My bike for the Transcontinental Race is the Mason Definition - a perfect balance between comfort and agility - with a few individual twists.
The approach while finding the right setup was to aim for a build that would bring as much riding pleasure as possible - a bike on which you would hardly ever feel the urge to stop.
Certainly that should always be the first thought when planning bikes anyway, but it can mean very different things for each rider.
I opted for mechanical Growtac Equal brakes, which are lightweight, deliver superbe braking power and are easier to handle in case of mechanical problems than hydraulic systems. I also love them because they allow me to use my mechanical Ultegra STI levers, providing better ergonomics for small hands than hydraulic ones.
There's a nice anecdote around the Ultegra brifters: I got these from a small bike shop in Barcelona, after my old ones gave up only one day after I arrived at the finish of the Three Peaks Bike Race 2021. Back then, components like these were extremely hard to get your hands on due to the Covid Pandemic. It took several phone calls until we sourced this set from a gentlemen in a very oldschool bike shop - they were quite certainly the only set left in Barcelona at this point.
The drivetrain consists mostly of Ultegra components, combined with a Sram 11-36 cassette and a Power2max/Rotor crank with 48/31 chainrings and a powermeter.
This should allow me to pedal smoothly, even when the steep gravel kicks in - because although the TCR is labeled a road race, it's quite infamous for sprinkling in a few gnarly bits over the course to challenge participants and their equipment.
This year's edition will be one of the shortest, but to make it not too easy, the elevation ratio is one of the highest ever. This led to my decision against aero clip-on bars. I did most of my long distance races without them and prefer to use the whole variety of positions on my very comfortable Zipp bars, which are already aero enough. ;)
It will be my first time running a dynamo to be more independent and worry-free, relying on a mix of dynamo and battery lights.
Since my dynamo light initially couldn't be switched off at night due to a light sensor, I added a little toggle switch so I can choose between charging my devices with the Igaroo D2 + battery-light or using the dynamo light to have the best of both worlds.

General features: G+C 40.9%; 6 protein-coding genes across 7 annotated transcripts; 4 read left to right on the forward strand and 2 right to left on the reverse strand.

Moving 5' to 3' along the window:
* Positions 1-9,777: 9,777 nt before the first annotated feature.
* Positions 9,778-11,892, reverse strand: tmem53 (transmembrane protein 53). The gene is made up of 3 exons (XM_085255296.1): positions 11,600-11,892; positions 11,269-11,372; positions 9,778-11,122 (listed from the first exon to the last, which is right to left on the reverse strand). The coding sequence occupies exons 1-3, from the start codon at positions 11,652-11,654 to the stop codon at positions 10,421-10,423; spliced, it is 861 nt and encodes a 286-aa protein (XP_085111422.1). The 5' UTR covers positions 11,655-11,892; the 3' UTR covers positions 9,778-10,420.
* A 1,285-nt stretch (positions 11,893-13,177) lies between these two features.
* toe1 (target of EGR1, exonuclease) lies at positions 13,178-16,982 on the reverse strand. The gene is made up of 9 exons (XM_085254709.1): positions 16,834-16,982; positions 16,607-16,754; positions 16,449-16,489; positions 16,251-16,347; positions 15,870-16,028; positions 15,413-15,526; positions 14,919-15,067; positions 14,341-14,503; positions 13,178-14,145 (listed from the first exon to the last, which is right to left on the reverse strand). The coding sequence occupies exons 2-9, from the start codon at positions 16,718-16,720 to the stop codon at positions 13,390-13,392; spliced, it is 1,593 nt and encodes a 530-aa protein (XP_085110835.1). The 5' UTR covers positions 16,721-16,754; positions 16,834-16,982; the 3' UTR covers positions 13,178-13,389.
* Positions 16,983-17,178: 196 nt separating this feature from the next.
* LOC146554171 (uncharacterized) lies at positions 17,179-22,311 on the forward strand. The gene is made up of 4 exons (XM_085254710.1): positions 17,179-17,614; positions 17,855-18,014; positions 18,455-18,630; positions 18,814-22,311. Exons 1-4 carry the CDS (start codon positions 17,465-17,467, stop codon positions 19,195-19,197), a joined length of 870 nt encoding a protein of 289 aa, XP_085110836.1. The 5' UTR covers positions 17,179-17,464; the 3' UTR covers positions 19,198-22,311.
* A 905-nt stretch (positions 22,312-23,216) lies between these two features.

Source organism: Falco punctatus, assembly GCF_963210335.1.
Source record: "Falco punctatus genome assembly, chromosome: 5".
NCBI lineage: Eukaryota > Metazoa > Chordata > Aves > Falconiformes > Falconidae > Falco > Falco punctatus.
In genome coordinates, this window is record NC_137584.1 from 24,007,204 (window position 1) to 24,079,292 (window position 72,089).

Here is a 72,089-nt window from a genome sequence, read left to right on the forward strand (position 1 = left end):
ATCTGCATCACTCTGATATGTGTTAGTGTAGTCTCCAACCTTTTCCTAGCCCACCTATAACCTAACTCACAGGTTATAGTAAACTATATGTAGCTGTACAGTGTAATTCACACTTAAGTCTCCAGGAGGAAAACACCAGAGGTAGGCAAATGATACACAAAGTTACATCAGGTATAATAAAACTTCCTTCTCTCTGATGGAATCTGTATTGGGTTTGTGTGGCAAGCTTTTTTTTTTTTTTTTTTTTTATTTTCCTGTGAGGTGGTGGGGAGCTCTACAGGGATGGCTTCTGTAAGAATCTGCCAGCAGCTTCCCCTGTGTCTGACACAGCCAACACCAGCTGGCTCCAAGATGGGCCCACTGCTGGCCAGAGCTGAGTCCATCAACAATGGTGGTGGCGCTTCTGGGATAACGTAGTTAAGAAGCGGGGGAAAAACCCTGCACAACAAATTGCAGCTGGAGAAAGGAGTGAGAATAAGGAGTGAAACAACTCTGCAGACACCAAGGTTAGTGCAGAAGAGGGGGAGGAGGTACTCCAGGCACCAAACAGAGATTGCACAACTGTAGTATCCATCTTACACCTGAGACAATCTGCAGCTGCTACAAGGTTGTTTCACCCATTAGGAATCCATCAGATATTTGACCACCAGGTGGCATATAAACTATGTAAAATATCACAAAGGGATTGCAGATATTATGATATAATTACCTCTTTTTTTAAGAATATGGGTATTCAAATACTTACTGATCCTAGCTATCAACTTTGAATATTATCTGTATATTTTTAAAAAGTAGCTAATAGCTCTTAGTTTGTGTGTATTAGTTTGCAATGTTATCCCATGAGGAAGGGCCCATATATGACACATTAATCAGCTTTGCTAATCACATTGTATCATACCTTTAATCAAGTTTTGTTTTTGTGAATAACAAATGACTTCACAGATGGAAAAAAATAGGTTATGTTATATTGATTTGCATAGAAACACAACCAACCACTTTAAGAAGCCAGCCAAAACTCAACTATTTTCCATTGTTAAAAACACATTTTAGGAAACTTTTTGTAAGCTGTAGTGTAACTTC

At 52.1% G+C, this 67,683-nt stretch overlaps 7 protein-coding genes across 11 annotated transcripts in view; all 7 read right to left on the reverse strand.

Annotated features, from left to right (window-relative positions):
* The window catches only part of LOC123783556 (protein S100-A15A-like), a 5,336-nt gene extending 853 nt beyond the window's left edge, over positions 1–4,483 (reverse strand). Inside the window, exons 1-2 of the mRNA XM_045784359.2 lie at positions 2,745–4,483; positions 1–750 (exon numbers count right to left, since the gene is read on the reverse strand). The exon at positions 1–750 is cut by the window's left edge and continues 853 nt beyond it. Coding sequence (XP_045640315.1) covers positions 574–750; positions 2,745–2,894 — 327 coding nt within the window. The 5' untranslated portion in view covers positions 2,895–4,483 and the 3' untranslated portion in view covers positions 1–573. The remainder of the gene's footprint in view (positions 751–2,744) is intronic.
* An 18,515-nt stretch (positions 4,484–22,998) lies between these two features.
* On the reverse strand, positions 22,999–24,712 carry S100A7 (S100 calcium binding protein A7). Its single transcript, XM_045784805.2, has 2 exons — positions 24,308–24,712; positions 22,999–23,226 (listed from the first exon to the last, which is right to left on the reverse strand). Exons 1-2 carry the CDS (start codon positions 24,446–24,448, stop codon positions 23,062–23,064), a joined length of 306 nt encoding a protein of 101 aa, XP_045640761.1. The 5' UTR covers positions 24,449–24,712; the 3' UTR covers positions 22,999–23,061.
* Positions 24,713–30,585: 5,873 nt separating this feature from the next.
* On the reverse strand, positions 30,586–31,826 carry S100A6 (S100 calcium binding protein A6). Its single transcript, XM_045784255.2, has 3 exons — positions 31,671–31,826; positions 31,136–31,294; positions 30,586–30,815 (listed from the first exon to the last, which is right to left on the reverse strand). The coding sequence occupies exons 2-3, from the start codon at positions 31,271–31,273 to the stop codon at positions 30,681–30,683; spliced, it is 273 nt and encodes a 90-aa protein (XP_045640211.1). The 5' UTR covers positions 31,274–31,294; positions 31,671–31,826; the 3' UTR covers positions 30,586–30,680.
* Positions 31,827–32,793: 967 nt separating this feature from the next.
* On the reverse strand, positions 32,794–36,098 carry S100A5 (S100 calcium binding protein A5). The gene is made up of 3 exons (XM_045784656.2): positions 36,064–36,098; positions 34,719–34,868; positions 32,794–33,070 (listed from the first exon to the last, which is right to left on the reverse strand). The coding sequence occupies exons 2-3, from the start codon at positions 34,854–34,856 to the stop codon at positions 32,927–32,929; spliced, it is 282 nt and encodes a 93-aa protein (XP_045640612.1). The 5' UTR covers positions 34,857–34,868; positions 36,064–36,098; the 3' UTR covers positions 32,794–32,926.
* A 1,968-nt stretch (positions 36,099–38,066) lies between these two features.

To add a bit of aero vibes to my setup, I combined my custom HUNT 30 carbon dynamo front wheel with a 50 Aero Carbon in the back. Additional comfort comes with the Rene Herse Barlow Pass Endurance tire (38mm) and the Bon Jon Pass Endurance (35mm), both tubeless, for maximum comfort and safety.
Various little details make this bike my absolute dream build - apart from the obvious : the outstanding craftsmanship and expertise of Mason, who designed the Definition for fast and far rides over various terrain, making it THE bike for the definite long distance bikepacking race across Europe - the Transcontinental Race.
But additionally there are all these little details which make this bike my bike.
There's the stem cap with 'The Great Wave off Kanagawa' to remind me that nature is uncontrollable and much more powerful than we could ever dare to dream. We as human beings are not in control, out there we are no more than tiny dots, afloat in an open sea. Nonetheless, we are part of it, we can surf the waves of euphoria and frustration and we can find strength in movement.
There's the custom framebag by Jakob, who crafts beautiful bikepacking gear with his small individual label 'Von Berg Bags'. It was worth every penny to finally have a bag that fits my small frame size perfectly. And on top of that, it also matches the colour scheme. ;)
There are the stickers I applied to be seen at night and to cheer me up when times get rough.
There's the water pistol to scare off stray dogs - because I don't want to maze them (and probably myself) or throw stones (which, in my experience, is useless anyway, but maybe I met the wrong dogs).
There are the SPD pedal adapters to have flat pedals on one side, to not having to cut open my shoes at some point again, like I did during the Three Peaks Bike Race, when the pain in my toes became unbearable.
And then there's the Madonna del Ghisallo, which I got from a fellow rider, who sent it to me with the words:
'She has accompanied and kept me safe for many thousands of kilometers. And now it's time for her to do the same for you. For the times when you have to dig deep, may you find the strength.
All the best, come home safe!
When you come across another rider that is in need, maybe you will pass her on.
What else do I need?